Holly’s friend Denise is a real man-eater who knows how to work a room to find an eligible guy. Her strategy for cutting through the small talk is to ask each man she meets up front whether he’s single, straight and employed. If he answers all these to her satisfaction, she kisses him to find out if sparks will fly. Denise feels justified “star[ing] at a man’s backside with cheap, vulgar appreciation,” because she believes that men have a long history of objectifying women.
Under Denise’s tutelage, Holly is encouraged to forget her sadness by partying at a private gay club. They dance with men who also spend time dancing with other men. And Holly is reminded not to go too long after Gerry’s death without having sex—because she gets “b–chy” when she’s “deprived.”
Besides Holly’s girlfriends, her other companion in her grief is Daniel, who works at the pub her mother owns. Daniel is sex-crazed and crass about it, explaining that he once went through a “major hooker phase” and quit only when he ran out of money. He tells Holly that instead of being a shoulder for her to cry on he’d “rather be another body part you need.” He asks her if she’s thought about him in the nude.
Sex is discussed in a dozen other crude ways, including comments about homosexuality, masturbation and sexual positions. Holly is shown twice in just her underwear—once in a bra and tights, once in panties and a bustier. Other times, she’s shown in a short skirt, one outfit that reveals her midriff down to her hip bones and others that show her cleavage.
Holly and a fellow real-estate agent get into a slapping and pushing fight on the job. Holly loses her job as a result. Later, she is shown falling off of a stage. She winds up in the hospital with a bloody and broken nose. In her grief, Holly once says she’s so angry she could kill someone.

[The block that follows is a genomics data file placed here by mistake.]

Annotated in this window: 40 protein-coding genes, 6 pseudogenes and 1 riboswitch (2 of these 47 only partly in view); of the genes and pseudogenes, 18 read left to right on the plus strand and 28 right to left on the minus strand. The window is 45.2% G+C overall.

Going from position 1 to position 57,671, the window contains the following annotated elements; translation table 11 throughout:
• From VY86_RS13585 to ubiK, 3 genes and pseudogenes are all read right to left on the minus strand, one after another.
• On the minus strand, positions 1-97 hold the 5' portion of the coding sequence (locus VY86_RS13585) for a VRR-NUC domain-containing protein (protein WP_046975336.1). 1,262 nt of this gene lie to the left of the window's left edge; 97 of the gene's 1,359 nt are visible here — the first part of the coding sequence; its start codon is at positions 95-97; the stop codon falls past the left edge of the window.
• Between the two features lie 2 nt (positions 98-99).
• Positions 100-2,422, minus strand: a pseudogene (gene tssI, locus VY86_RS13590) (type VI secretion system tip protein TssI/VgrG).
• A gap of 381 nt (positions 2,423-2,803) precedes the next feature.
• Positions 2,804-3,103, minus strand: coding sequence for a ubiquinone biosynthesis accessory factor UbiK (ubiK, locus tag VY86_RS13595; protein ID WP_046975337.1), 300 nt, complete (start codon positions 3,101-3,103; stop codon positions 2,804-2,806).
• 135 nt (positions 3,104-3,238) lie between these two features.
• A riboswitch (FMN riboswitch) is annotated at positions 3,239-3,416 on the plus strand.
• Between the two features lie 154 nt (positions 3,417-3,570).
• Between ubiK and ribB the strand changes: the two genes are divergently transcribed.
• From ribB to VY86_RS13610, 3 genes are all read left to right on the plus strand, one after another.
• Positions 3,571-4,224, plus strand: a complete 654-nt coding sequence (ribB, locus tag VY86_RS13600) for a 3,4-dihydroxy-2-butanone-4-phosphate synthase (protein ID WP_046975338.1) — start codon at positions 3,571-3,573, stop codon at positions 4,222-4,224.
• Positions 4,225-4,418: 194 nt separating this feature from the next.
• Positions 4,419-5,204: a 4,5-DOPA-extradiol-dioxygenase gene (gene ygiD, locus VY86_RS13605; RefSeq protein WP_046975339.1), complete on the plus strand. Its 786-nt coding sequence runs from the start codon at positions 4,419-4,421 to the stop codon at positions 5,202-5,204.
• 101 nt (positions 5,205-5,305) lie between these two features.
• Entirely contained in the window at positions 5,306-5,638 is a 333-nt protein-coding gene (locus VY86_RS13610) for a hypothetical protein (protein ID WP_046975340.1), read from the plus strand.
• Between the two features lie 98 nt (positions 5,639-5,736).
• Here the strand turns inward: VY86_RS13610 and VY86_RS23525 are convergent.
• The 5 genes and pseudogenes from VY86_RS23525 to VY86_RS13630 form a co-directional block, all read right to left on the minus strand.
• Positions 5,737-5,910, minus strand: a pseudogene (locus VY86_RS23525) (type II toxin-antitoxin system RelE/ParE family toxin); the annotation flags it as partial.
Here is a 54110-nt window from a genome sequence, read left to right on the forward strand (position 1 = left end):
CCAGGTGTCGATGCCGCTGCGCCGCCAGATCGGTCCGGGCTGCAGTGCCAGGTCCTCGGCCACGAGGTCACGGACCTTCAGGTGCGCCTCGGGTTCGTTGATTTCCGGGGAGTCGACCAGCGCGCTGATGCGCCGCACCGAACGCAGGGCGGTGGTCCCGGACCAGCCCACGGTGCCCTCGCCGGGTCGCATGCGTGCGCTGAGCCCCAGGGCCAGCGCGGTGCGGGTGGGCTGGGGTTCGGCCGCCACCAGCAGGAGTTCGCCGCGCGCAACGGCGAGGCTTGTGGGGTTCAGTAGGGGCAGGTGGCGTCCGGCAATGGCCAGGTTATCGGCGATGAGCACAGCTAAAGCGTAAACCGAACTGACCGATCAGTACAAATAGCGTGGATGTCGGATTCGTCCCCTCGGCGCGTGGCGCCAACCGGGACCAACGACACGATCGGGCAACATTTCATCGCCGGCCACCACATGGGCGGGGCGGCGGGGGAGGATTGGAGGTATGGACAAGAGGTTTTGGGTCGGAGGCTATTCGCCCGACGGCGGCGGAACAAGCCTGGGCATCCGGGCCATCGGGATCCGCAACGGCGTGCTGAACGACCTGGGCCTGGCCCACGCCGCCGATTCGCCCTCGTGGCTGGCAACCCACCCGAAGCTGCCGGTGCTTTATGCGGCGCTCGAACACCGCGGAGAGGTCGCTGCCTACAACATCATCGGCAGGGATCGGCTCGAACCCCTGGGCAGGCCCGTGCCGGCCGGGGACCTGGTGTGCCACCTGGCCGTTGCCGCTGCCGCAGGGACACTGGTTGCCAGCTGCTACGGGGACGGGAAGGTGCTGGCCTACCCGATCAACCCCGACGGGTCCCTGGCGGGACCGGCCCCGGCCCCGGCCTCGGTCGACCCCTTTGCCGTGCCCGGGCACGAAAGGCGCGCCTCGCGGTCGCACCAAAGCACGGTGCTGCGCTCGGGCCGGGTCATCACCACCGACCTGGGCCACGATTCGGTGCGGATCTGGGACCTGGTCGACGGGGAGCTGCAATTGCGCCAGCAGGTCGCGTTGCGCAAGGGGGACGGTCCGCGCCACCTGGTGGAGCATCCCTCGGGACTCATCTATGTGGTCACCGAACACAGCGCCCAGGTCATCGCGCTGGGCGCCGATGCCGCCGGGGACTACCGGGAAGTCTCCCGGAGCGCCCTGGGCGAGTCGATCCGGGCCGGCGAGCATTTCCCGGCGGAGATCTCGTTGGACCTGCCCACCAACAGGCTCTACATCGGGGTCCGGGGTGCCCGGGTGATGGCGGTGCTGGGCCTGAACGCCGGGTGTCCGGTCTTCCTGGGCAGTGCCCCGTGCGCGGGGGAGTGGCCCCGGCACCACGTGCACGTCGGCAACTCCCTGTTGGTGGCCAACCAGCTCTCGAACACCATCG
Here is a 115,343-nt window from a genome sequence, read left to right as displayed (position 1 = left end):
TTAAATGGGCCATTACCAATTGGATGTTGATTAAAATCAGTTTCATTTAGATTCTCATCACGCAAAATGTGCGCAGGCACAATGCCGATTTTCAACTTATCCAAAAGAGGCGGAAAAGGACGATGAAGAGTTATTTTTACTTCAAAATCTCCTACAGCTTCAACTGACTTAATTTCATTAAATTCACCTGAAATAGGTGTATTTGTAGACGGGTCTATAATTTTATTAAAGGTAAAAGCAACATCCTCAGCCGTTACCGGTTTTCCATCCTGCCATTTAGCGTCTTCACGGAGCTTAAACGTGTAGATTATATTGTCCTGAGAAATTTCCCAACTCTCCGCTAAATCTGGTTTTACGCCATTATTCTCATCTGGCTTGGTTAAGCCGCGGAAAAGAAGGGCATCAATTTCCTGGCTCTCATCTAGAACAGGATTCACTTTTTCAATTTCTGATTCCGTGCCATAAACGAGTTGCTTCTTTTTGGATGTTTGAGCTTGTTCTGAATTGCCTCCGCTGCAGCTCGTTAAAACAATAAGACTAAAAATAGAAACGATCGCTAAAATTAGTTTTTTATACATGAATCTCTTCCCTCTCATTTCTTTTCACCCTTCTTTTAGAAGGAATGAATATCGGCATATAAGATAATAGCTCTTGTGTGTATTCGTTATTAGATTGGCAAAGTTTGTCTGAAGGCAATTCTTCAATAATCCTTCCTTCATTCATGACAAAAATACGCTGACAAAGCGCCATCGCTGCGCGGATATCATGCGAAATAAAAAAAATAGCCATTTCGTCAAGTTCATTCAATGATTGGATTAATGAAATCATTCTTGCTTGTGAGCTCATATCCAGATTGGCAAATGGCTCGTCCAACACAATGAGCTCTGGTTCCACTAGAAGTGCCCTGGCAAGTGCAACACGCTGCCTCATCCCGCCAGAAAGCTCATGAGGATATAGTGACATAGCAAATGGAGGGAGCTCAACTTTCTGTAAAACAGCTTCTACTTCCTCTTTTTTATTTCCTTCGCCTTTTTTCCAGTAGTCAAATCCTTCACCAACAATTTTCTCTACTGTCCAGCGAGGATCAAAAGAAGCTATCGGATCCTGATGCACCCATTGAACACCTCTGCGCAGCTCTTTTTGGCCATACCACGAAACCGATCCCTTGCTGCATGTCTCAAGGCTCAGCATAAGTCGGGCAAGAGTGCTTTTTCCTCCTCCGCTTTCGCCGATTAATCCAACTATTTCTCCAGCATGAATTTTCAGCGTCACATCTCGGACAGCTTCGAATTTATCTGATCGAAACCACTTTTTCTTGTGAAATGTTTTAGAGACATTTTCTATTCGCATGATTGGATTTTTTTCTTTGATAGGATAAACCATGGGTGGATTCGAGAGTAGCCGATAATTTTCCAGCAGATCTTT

Swearing and crude expressions are frequent and varied, including a few uses each of “bloody,” “h—,” “b–tard” and “d–n.” The s-word, “a–” and “b–ch” push the tally up with at least a half-dozen uses each. And misuses of God’s name push it even higher, with 10 or more instances (once in conjunction with “d–n”). Jesus’ name is also abused a handful of times.
Rather than dropping roses in a casket to remember Gerry, guests at his funeral—which is held at a pub—drink shots and give tributes. Holly gets terribly drunk and throws up all over the pub’s supply closet. Several weeks into her grief, her sister thinks more alcohol might be what’s needed. “Are you drunk?” she asks. When Holly answers in the negative, Sis adds, “Do you want to be?” Holly and her friends visit several clubs and share drinks. Wine is served in restaurants. In order to boost her courage in her out-of-wedlock sexual encounter, Holly drinks shots.
Though the overall feel of the movie is that Holly and Gerry’s marriage was a good thing, marriage is not universally respected. Trying to make Holly feel better for her poor treatment of her husband, a friend says, “Married people make each other feel like s— on purpose.” Daniel is straightforward to the point of being tacky and tactless. Instead of owning his rudeness, he says it’s a syndrome for which he can take medicine.
As romantic comedies go, P.S. I Love You deserves credit for departing from the genre’s favorite clichés. The dialogue is sharp and at times genuinely funny. And just when viewers think a big, sappy development is coming, it doesn’t. The story doesn’t resolve neatly—fitting for a film about grief.
Unfortunately, the creative catharsis that could come from watching Holly and her gal pals process Gerry’s death gets overshadowed by sheer worldliness. Bar hopping. A one-night stand. Crass language. And free-flowing alcohol. If you take this film at face value, all of these are a prescription for recovering after an enormous loss. In reality, they’re more likely to lead to depression than cure it.